My fellow Midwesterner, the late, great Roger Ebert, fought a decades-long battle with oral cancer that left him unable to speak, eat, or drink for the last six years of his life, but he continued writing up until the very end. His blog is still online, and if you read it, I am sure you will see, as I did, that it is a powerful example of how much you really have if you have your mind. Ebert used his blog to make peace with death; he reflected on everything from how the film industry and journalistic possession had changed during his lifetime to love, faith, friendship, family, aging, Catholic guilt, and the sexual revolution. It is really striking how Ebert managed to live such a full life without his mouth. The one thing he did miss, however, was sharing meals with friends. For Roger Ebert, talking and eating were the most enjoyable when they were a vehicle for connecting with other people, and I mostly agree with him on this point, with one notable exception.
Nothing ruins the fun of sharing a meal with other people than when your table companions ruin the meal with dubious claims about how unhealthy all the foods you enjoy are. Even when they are nattering about the health benefits of what you are eating, it still makes meals less enjoyable when you focus on the effect that the food will have on your digestive system. Just let me enjoy the food while it is in my mouth, for goodness sake. I have had some great meals ruined by wildly unscientific claims (you shouldn’t eat grapefruit more than once a week because it contains harmful compounds, and shame on you for eating fruit salad because the nutritional benefits are less than if you just ate one type of fruit per meal) to downright racist food myths to the effect that people from a certain part of the world have beautiful hair because of their diet.
I don’t mean to sound like a curmudgeon. If you are going to Ebertfest this year, I would love it if we could have dinner at Reza’s Restaurant. I will order the ghaymehbademjan; it is my favorite Persian dish. We can talk about blogging, multi-level marketing (MLM), the cubicle-free life, anything you want. I will listen with interest if you tell me that eggplant and tomatoes, two of the ingredients in ghaymehbademjan, are members of the nightshade family. I will even listen with interest if you tell me that English and Farsi are both members of the Indo-European language family. Just don’t guilt me about eating the ghaymehbademjan I made an interstate road trip to eat on the basis that yellow split peas are legumes and therefore not part of the paleo diet.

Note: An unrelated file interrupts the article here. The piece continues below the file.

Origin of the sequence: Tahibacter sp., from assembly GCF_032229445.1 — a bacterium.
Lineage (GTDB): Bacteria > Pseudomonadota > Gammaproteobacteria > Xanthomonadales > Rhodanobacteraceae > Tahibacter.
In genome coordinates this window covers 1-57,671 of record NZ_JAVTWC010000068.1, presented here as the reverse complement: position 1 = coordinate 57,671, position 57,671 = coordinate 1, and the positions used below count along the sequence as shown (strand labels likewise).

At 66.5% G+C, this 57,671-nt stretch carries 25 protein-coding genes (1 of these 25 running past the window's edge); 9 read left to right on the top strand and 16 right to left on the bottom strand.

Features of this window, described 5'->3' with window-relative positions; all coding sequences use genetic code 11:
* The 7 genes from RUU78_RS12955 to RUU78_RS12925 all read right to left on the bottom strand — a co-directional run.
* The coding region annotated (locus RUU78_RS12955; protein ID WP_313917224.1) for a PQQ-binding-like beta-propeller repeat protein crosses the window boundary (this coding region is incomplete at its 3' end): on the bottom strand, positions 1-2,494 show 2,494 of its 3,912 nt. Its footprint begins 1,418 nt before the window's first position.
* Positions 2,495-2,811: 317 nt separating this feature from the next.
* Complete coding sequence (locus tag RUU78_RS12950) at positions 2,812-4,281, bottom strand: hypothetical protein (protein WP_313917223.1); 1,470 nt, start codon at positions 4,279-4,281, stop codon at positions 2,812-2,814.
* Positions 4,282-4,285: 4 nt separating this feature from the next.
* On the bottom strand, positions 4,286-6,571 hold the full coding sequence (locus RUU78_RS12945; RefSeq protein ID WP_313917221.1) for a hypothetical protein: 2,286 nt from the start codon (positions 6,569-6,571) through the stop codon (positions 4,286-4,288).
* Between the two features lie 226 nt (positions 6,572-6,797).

I guess I have been thinking a lot recently about the way people talk about nutrition because this blog is my quest to do for reviewing MLM programs what Roger Ebert did for reviewing films. A lot of MLMs deal in nutritional supplements, and you really have to look at these with a critical eye. Some MLMs make truly inflated claims about the health benefits of their supplements, and sometimes distributors inflate these claims even more. This whole operation can bring you dangerously close to feeding on people’s desperation to lose weight. Everyone reading this blog wants to attain financial freedom, but I am sure you don’t want to do it by selling people false hope. One thing I can say about the MLM company I am reviewing today, AdvoCare, is that it does a good of not giving people the false impression that nutritional supplements alone can bring them good health.
About the company
AdvoCare was founded in 1993, making it one of the oldest MLMs still in existence. (I have discussed in other posts how most MLMs don’t last very long.) It was founded by Charlie Ragus, and its current CEO is Brian Connolly. Several members of the Ragus family are still on the AdvoCare Board of Directors. There are over 1,000 AdvoCare distributors in five countries. The company’s revenue is estimated at $400 million.